Teen singer Justin Bieber uses YouTube to make it big on the pop music scene

BUBBLE GUM POPULISM: Justin Bieber sings with some famous faces.
BUBBLE GUM POPULISM: Justin Bieber sings with some famous faces. (Alex Brandon/associated Press)
By Chris Richards
Washington Post Staff Writer
Sunday, December 20, 2009

Justin Bieber is belting out Stevie Wonder's anti-war carol "Someday at Christmas" at the National Building Museum with a nonchalance that offers no hint of the esteemed audience for which he's preparing to sing.

It's the first rehearsal for the taping of "Christmas in Washington," the annual concert special that airs Sunday on TNT. Just as Bieber is about to launch into the song's big finish, he digs into the pockets of his jeans, pulls out his cellphone and starts clicking away.

Is he really checking his texts right now? Nerves of steel, this kid. In a few hours, he'll be singing for President Obama and the first lady. Click-click-click.

At 15, Bieber seems poised to reach the same pop stratospheres where Timberlakes fly. Last week, his delightful debut disc "My World" rose to No. 8 on Billboard's albums chart and the newcomer recently upstaged Taylor Swift and a couple of "American Idols" at New York radio station Z-100's annual "Jingle Ball" at Madison Square Garden. After a solid year of tween acclaim on YouTube, the singer's success is just now transitioning into real-life album and ticket sales.

And small-scale riots. Pandemonium broke out at a Long Island mall last month as a crowd of 3,000 grew antsy waiting for their heartthrob. In August, false rumors of Bieber's death sparked a full-scale Twitter-panic. Now, with a legion of fans and a second album due in March, a shaggy-coifed kid from Stratford, Ontario, appears ready to make an unprecedented leap from YouTube to ubiquity.

At the rehearsal, he hobbles across the stage, wearing a clunky plastic boot on his right foot that dwarfs the high-top sneaker on his left. Bieber broke his ankle onstage in London last month, but he hasn't let it slow him down. His "Christmas in Washington" performance will be the singer's fifth gig in 72 hours -- two Friday shows in New York, a Saturday television taping in Las Vegas, a Saturday night concert in Chicago and Sunday on F Street NW, performing alongside Mary J. Blige, Neil Diamond, Sugarland, Rob Thomas and his "big brother," Usher.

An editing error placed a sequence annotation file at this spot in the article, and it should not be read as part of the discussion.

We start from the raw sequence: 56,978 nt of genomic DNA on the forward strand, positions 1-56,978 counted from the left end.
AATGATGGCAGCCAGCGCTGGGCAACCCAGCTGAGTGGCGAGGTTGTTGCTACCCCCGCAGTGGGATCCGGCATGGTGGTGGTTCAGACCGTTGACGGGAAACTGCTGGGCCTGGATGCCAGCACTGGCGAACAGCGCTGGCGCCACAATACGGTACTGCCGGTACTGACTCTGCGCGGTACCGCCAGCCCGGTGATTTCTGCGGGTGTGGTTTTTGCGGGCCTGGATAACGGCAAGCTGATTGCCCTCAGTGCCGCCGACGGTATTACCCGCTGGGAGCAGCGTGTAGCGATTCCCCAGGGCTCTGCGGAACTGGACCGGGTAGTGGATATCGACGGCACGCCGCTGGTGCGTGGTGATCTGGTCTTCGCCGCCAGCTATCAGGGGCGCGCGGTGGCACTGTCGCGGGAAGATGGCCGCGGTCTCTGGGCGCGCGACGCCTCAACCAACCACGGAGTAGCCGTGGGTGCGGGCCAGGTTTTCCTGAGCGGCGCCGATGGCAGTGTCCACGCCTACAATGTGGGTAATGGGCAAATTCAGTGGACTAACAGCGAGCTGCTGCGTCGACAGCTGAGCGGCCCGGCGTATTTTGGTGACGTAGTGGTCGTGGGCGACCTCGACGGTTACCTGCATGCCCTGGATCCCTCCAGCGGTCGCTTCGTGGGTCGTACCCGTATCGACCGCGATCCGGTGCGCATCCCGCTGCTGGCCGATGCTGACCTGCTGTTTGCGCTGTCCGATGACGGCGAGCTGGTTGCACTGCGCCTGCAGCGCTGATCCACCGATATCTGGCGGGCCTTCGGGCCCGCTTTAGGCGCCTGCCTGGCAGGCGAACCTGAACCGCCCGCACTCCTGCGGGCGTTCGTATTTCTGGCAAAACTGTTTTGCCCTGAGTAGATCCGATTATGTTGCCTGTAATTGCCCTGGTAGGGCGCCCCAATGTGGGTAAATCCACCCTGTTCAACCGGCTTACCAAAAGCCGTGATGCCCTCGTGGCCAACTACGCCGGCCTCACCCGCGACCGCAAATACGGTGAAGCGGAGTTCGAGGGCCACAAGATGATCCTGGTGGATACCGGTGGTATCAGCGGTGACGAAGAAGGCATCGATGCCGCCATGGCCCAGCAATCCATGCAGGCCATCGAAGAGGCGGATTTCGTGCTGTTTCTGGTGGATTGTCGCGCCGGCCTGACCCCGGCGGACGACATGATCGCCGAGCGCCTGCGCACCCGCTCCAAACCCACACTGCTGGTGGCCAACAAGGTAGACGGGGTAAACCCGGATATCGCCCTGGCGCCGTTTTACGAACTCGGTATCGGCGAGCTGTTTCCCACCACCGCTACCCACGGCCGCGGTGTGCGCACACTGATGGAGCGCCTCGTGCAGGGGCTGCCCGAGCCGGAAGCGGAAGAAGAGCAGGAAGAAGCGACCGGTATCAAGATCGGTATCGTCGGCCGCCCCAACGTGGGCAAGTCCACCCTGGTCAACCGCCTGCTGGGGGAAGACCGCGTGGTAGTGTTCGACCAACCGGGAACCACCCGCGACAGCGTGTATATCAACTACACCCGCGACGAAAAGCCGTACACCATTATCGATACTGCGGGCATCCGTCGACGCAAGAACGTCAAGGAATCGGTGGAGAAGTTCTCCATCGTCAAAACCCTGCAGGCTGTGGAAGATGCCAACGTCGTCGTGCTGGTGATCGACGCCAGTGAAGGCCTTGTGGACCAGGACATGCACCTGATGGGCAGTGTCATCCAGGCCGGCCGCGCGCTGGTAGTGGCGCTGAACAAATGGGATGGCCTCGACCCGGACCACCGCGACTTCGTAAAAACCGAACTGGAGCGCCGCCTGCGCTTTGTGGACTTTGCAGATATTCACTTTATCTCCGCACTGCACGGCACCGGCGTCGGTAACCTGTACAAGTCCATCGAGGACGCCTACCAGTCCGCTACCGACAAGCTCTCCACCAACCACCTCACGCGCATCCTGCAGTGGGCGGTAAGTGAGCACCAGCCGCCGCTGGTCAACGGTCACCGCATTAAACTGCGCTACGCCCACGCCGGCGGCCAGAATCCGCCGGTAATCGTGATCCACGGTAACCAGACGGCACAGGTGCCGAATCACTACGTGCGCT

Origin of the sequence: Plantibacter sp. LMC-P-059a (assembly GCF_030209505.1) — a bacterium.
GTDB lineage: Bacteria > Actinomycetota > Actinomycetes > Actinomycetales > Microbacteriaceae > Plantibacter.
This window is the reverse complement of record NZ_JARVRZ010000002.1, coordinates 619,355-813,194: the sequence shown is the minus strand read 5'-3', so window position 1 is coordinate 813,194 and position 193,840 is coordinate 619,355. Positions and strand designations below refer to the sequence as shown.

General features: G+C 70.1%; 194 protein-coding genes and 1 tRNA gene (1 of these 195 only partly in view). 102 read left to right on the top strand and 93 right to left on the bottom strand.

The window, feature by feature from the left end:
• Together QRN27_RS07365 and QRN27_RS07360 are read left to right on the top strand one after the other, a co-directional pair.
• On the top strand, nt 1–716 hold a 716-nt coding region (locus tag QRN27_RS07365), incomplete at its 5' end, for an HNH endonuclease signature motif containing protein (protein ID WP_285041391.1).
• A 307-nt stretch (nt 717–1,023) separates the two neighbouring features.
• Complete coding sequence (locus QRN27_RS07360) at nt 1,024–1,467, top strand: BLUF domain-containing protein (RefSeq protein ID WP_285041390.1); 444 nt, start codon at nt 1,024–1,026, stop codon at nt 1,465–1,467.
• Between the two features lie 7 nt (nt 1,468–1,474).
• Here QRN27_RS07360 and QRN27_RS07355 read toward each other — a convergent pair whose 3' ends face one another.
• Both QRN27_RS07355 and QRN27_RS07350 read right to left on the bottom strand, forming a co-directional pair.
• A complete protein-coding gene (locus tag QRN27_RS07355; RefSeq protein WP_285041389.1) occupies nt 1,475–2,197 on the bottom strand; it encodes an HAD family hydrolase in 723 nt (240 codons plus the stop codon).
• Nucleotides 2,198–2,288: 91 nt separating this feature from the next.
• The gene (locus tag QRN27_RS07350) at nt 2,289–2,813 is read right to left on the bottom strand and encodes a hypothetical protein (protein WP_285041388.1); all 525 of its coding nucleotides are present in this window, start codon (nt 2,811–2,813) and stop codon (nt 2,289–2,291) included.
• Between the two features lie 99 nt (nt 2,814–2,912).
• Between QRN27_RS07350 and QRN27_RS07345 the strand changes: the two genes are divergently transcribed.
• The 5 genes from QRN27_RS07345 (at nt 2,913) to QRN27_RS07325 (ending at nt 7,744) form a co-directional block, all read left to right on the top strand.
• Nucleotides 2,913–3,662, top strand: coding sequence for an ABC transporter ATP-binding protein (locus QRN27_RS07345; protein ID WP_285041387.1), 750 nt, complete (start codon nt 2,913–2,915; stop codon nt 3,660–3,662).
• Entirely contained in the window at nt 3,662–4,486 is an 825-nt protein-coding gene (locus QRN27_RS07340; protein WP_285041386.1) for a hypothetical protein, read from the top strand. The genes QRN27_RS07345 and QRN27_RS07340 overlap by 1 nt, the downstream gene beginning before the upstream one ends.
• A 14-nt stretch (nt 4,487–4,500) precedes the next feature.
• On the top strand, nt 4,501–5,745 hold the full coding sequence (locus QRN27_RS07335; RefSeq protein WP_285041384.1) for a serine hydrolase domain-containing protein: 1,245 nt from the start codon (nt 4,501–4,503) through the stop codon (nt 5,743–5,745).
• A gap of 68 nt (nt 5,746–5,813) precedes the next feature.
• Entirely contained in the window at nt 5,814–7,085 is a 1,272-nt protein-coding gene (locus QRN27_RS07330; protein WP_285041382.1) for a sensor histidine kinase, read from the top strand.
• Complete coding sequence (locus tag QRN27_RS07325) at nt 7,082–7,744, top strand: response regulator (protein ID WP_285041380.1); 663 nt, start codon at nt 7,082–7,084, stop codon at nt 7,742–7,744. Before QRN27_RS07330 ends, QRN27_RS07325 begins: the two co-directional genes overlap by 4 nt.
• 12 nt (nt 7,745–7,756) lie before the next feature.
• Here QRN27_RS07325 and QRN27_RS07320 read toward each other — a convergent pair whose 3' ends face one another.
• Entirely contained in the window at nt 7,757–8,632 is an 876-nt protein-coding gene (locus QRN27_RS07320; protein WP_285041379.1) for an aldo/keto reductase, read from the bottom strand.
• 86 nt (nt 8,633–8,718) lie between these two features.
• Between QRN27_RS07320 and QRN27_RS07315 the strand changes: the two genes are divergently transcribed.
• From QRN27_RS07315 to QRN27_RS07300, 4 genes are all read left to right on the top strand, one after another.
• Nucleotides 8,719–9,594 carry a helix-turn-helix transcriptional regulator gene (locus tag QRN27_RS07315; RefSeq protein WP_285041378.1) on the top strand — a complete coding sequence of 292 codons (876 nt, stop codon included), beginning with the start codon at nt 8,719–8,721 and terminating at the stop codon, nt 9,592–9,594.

After the sound check, Bieber retreats to his dressing room for some increasingly rare alone time, but eventually emerges, fidgeting again with his cellphone. Turns out he wasn't texting during rehearsal. "I was reading the lyrics," he says -- something he won't be able to do during the program's singalong finale of "Hark! The Herald Angels Sing."

"You know that one, right?" asks manager Scott "Scooter" Braun.

Bieber shakes his honey-brown shag.

"Just put the mike up to your mouth real close," Braun suggests. "Nobody will be able to see."

Bieber suggests another idea. "I know 'Deck the Halls,' " he says, then sings, "Deck the halls with poison ivy, fa-la-la-la-la. . . ."

'Just for fun'

Bieber could easily pass for 12 -- the age when he first started posting home videos of himself singing on YouTube. Before that, he would croon around the house while learning to play the guitar and drum kit his family had stashed in the basement. His favorite songs are still up-tempo anthems by Michael Jackson and down-tempo slow jams by Boyz II Men.

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